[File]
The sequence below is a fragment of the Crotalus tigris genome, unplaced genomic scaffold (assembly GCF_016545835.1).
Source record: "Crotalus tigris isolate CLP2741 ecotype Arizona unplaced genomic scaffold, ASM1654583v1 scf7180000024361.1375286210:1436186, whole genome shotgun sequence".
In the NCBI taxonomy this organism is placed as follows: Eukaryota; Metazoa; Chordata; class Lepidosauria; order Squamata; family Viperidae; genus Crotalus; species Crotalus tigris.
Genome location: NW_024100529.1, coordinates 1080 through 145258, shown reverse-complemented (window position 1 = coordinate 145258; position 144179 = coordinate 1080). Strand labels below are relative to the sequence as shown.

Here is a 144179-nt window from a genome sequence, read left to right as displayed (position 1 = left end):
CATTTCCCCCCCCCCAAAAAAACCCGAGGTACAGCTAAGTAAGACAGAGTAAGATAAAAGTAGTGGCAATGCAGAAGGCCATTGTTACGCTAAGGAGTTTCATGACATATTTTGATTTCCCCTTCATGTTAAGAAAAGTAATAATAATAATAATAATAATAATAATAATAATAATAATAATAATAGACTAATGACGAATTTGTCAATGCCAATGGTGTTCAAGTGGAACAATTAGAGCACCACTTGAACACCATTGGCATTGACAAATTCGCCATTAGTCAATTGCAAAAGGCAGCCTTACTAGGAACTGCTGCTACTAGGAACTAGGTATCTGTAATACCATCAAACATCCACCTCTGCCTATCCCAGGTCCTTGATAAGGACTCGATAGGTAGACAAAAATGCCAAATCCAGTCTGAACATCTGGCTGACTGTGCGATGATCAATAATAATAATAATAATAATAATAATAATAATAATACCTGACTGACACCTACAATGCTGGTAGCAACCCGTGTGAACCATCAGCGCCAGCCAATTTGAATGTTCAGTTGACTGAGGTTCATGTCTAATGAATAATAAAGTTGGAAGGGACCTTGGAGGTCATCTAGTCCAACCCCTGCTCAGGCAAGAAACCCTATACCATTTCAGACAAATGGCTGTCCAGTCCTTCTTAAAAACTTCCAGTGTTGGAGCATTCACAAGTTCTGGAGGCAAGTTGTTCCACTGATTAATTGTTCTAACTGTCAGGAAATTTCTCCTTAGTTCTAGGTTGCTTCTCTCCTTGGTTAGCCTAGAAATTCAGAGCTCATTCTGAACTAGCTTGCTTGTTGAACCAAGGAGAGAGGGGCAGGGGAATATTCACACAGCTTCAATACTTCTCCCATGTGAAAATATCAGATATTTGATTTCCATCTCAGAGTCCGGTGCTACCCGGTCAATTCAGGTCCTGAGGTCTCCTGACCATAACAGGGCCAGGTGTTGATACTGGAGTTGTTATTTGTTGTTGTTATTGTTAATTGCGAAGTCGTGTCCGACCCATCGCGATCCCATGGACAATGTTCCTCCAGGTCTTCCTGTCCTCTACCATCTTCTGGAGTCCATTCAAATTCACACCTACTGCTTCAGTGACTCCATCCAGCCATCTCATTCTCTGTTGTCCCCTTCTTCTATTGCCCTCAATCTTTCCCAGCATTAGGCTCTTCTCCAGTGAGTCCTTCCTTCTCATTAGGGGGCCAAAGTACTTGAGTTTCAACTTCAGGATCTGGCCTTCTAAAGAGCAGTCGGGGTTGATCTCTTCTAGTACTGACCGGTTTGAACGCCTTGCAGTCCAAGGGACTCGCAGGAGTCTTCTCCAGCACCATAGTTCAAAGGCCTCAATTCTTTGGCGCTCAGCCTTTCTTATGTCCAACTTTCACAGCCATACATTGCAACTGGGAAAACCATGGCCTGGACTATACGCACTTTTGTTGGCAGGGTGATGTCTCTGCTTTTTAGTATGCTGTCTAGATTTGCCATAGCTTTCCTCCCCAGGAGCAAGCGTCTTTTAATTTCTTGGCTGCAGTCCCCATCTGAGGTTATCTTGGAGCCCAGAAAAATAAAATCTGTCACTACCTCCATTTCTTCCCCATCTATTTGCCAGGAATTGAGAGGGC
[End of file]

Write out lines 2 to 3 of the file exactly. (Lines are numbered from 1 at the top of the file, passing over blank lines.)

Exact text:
Source record: "Crotalus tigris isolate CLP2741 ecotype Arizona unplaced genomic scaffold, ASM1654583v1 scf7180000024361.1375286210:1436186, whole genome shotgun sequence".
In the NCBI taxonomy this organism is placed as follows: Eukaryota; Metazoa; Chordata; class Lepidosauria; order Squamata; family Viperidae; genus Crotalus; species Crotalus tigris.